Young voters in Delhi. Pictures by Yasir Iqbal and Prem Singh
April 10: At 42, Sreyas Yadav is twice as old as Sandeep Mehraulia. But both came of age today: they cast their first votes ever.
Ghaziabad IT professional Sreyas, like many of his upwardly mobile middle-class peers, had never before felt the urge to vote.
“But this time I made sure I had my voter I-card. For the first time in my life, I felt the time had come to be the change I wanted to see,” Sreyas said, drawing on a Mahatma Gandhi quote without a trace of self-consciousness.
The techie was among the first to queue up at his polling station with his wife this morning. So, what caused the change of heart?
“When you see so much corruption around you for so long, you become cynical. You begin to think that you don’t matter, that one vote doesn’t matter,” he said.
“But this time, I feel that my one vote could be the difference between a secular government and a government that will ruin the country.”
Sreyas isn’t the only habitual non-voter swept by a sudden urge to “make a difference”. But if ideology was the inspiration for many like him, the force of fashion cannot be underestimated, either.
Forty-year-old Monica Gupta, a director with an IT servicing company in Gurgaon who became a first-time voter today, feels it was the constant election buzz around her that made her sit up and take notice.
Parties and politicians campaigned on Facebook and Twitter and through text messages like never before, starting a chain reaction that made poll talk cool at office canteens and before water coolers.
The rise of the Aam Aadmi Party with its many “people like us” candidates too seems to have caught the eye of some among the “apolitical” middle class, criticised for lacking the public spirit to take an interest in things beyond their immediate environment.
“Today, I believe that I can be part of a change and not just sit in the drawing room and criticise politics and politicians. It was time to change the ‘Kya farak padta hai (Why bother)?’ attitude,” Monica said.
“I felt a glimmer of hope after a non-entity of a party won seats in the (Delhi) Assembly elections. I felt empowered. I felt the power of one vote, of having your say.”
She added: “After my finger was marked with ink, I felt an elation that I cannot describe. I think the media and social networking sites, where opinions were shared and discussed, gave a lot of people the impetus to go out and vote.”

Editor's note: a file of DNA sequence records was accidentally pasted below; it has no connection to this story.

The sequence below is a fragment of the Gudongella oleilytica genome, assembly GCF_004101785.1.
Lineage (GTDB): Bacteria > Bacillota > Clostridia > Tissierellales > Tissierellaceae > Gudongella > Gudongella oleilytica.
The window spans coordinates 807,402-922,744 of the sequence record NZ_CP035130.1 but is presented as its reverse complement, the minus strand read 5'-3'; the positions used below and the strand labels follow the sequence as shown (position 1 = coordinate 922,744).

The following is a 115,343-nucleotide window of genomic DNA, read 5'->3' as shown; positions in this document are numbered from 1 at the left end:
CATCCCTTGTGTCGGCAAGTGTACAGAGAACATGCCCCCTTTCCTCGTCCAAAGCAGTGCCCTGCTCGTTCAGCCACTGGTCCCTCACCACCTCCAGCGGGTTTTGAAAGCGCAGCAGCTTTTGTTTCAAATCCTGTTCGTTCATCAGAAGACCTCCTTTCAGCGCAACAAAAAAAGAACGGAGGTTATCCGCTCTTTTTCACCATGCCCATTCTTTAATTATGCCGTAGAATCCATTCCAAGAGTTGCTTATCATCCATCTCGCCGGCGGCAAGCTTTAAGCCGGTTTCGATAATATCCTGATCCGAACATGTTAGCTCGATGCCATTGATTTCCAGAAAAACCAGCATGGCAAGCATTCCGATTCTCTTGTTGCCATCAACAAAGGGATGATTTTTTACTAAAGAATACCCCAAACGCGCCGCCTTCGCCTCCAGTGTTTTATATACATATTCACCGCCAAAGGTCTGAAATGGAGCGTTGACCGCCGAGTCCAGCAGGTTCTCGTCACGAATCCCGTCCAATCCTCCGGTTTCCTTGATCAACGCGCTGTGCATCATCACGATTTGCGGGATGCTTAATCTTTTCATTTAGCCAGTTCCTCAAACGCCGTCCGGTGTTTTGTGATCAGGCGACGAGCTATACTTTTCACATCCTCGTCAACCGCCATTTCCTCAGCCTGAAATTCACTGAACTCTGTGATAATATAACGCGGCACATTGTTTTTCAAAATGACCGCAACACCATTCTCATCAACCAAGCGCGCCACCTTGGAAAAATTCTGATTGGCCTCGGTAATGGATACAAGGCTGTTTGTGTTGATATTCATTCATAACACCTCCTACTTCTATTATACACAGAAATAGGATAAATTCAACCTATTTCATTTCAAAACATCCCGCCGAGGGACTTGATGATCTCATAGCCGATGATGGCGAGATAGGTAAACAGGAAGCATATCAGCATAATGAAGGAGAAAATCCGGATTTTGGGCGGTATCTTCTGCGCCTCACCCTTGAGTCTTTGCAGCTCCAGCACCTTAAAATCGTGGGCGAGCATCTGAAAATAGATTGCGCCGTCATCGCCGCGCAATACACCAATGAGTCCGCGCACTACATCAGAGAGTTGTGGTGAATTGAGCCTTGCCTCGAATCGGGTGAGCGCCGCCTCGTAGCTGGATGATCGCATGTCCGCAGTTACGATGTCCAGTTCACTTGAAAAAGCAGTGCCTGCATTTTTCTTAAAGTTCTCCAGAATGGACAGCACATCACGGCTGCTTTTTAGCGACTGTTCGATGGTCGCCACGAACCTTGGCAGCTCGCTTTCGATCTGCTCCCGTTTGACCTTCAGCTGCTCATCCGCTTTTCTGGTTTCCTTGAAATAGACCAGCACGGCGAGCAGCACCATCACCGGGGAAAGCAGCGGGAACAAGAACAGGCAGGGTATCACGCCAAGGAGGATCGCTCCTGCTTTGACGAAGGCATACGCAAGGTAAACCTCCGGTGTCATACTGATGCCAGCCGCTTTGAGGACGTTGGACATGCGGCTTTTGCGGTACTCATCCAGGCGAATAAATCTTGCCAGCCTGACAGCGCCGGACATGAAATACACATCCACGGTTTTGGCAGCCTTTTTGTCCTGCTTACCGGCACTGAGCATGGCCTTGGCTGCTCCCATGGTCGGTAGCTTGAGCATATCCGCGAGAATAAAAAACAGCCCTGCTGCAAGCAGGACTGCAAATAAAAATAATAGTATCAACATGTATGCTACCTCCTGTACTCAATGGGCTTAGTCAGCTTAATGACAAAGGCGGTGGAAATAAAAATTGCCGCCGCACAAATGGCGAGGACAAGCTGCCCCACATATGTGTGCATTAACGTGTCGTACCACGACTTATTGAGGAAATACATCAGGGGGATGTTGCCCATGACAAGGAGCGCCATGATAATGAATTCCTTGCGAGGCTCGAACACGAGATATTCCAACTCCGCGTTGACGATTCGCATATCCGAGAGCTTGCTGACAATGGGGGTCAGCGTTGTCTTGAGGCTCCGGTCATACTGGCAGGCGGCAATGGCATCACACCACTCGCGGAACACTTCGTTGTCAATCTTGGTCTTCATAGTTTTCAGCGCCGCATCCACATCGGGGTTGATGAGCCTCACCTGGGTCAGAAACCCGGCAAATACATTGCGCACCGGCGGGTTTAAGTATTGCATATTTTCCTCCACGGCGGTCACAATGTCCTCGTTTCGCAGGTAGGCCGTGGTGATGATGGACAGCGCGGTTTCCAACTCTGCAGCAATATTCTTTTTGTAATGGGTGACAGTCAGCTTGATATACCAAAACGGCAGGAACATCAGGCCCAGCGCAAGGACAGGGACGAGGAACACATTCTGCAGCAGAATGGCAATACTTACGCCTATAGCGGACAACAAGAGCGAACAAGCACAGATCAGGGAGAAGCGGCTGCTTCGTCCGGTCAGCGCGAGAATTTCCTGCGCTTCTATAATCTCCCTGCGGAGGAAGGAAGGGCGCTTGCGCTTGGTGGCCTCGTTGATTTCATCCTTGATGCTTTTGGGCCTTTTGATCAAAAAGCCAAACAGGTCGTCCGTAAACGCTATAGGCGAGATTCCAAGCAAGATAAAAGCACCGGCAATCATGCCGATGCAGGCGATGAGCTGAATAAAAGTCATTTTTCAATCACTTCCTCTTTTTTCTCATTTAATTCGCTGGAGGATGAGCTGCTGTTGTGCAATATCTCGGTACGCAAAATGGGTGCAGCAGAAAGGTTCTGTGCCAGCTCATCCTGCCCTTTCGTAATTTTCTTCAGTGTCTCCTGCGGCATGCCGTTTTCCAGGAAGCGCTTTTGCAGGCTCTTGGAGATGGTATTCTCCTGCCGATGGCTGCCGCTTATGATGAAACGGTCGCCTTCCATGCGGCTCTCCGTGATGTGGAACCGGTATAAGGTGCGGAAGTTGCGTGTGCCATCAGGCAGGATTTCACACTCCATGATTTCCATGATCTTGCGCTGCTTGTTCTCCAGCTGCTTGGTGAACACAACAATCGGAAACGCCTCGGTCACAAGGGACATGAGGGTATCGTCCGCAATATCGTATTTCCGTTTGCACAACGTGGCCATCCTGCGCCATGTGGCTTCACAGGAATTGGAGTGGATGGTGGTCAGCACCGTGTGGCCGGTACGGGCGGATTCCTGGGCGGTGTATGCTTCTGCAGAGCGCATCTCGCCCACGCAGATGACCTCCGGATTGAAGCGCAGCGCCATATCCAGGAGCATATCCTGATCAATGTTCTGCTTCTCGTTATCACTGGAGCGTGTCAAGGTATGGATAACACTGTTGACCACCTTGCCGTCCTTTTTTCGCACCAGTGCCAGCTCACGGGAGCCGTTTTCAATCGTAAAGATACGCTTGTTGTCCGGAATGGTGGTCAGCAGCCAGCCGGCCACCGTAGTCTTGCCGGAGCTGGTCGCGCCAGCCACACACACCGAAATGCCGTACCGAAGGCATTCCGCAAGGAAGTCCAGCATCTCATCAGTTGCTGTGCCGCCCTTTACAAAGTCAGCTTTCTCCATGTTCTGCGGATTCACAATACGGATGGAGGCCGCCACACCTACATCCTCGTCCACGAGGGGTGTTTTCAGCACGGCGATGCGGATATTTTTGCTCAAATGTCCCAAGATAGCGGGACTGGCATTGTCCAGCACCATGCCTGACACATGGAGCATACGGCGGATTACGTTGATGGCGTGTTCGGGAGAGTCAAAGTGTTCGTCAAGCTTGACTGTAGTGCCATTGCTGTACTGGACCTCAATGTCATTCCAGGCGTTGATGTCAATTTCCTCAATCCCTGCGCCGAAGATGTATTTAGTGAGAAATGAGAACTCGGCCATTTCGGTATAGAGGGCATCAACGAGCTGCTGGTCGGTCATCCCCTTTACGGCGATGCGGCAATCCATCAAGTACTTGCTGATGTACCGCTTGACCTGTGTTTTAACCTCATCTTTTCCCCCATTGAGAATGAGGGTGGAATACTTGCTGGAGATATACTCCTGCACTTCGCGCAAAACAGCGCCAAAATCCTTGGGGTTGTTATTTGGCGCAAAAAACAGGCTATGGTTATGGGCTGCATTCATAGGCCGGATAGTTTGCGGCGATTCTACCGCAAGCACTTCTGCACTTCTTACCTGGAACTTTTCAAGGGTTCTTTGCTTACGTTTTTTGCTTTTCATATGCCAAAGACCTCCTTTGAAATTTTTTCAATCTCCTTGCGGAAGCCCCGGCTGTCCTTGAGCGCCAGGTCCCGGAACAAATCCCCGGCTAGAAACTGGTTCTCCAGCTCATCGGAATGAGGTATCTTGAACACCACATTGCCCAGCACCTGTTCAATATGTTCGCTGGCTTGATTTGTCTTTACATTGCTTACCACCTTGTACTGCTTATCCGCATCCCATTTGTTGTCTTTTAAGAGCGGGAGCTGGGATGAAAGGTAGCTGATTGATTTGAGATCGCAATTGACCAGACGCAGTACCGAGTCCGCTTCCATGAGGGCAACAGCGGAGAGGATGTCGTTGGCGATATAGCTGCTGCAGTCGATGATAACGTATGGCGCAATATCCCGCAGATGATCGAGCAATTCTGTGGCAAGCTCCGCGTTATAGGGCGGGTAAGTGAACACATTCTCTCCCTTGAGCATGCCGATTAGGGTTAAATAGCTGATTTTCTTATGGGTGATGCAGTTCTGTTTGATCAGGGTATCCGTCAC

Facebook had added a special feature just ahead of the polls to raise awareness on voting — an “I’m a Voter” button that not only was a constant reminder to vote but also let users mark their participation by clicking on it after voting.
Then there were the sops like the Federation of All India Petroleum Traders’ promised 50p discount per litre of petrol today to those with the indelible ink mark on their forefinger, private body Delhi Medical Association’s offer of up to a 50 per cent waiver on doctor fees; free public (even car rental) transport to the nearest polling stations; discounts on groceries at malls; and radio and TV exhortations.
“Add to this the 24x7 news channels…. This election is about instant connectivity. If you don’t vote, you automatically lose the right to express your opinions,” said Subhash Chauhan, 35, a sales executive from east Delhi.
It’s not just the middle class that felt the danger of social isolation and loss of face without the ink mark. So did Saifuddin, 50, a day labourer from Masuri village who had never voted before because he couldn’t afford to skip work and lose a day’s income.
“In every corner of our village there were nightly discussions about the elections this time. Also, for the first time, Muslims have a new party to talk about,” Saifuddin said.
“This kind of discussion never happened before. If I didn’t vote, I’d feel ashamed.”
So he gave work a miss today and voted.
Sandeep, 21, had had his first chance to vote in the December Assembly elections but passed it up. He joined his first poll queue early this morning.
“Even last night, I was caught up between two parties. Today, I made up my mind to vote for the likeliest candidate to become Prime Minister,” the Class IV employee at Safdarjung Hospital said.
“It was the mobilisation by the political parties that made the elections more interactive and helped me decide.”
Apart from the older citizens shedding their apathy and voting for the first time, each constituency will see an average of 90,000 new voters, between 18 and 22 years, become eligible, according to the latest data from the Election Commission.
This underlines the importance of the young voter — often seen as impatient and aspirational — to all the parties.
“The indifference about elections among youngsters has gone,” said Shrishti Pandey, 23, a media professional.
“My friends and I talk about local and national issues and the candidates’ credentials. There’s a definite change among the youth and an excitement about the electoral process.”
Delhi, Haryana and parts of Uttar Pradesh voted on April 10